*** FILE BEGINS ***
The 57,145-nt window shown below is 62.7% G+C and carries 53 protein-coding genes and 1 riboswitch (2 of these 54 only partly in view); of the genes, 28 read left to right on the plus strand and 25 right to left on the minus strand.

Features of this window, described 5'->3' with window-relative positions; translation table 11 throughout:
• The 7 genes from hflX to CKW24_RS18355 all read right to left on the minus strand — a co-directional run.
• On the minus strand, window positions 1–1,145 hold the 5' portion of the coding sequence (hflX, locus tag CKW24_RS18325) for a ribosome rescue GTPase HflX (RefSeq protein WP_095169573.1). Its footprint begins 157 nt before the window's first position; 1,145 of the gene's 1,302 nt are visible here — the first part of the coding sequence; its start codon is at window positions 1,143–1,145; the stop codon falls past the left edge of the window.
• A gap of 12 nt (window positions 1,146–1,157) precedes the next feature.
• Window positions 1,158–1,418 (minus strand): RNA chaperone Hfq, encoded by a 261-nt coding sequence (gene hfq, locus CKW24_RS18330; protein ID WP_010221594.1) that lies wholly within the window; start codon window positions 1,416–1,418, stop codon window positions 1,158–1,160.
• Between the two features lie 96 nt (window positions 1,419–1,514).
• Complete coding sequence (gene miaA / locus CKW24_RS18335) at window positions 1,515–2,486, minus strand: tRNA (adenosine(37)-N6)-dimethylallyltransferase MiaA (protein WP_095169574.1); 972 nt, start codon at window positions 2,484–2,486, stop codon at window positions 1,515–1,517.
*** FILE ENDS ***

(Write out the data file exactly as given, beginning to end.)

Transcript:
The 57,145-nt window shown below is 62.7% G+C and carries 53 protein-coding genes and 1 riboswitch (2 of these 54 only partly in view); of the genes, 28 read left to right on the plus strand and 25 right to left on the minus strand.

Features of this window, described 5'->3' with window-relative positions; translation table 11 throughout:
• The 7 genes from hflX to CKW24_RS18355 all read right to left on the minus strand — a co-directional run.
• On the minus strand, window positions 1–1,145 hold the 5' portion of the coding sequence (hflX, locus tag CKW24_RS18325) for a ribosome rescue GTPase HflX (RefSeq protein WP_095169573.1). Its footprint begins 157 nt before the window's first position; 1,145 of the gene's 1,302 nt are visible here — the first part of the coding sequence; its start codon is at window positions 1,143–1,145; the stop codon falls past the left edge of the window.
• A gap of 12 nt (window positions 1,146–1,157) precedes the next feature.
• Window positions 1,158–1,418 (minus strand): RNA chaperone Hfq, encoded by a 261-nt coding sequence (gene hfq, locus CKW24_RS18330; protein ID WP_010221594.1) that lies wholly within the window; start codon window positions 1,416–1,418, stop codon window positions 1,158–1,160.
• Between the two features lie 96 nt (window positions 1,419–1,514).
• Complete coding sequence (gene miaA / locus CKW24_RS18335) at window positions 1,515–2,486, minus strand: tRNA (adenosine(37)-N6)-dimethylallyltransferase MiaA (protein WP_095169574.1); 972 nt, start codon at window positions 2,484–2,486, stop codon at window positions 1,515–1,517.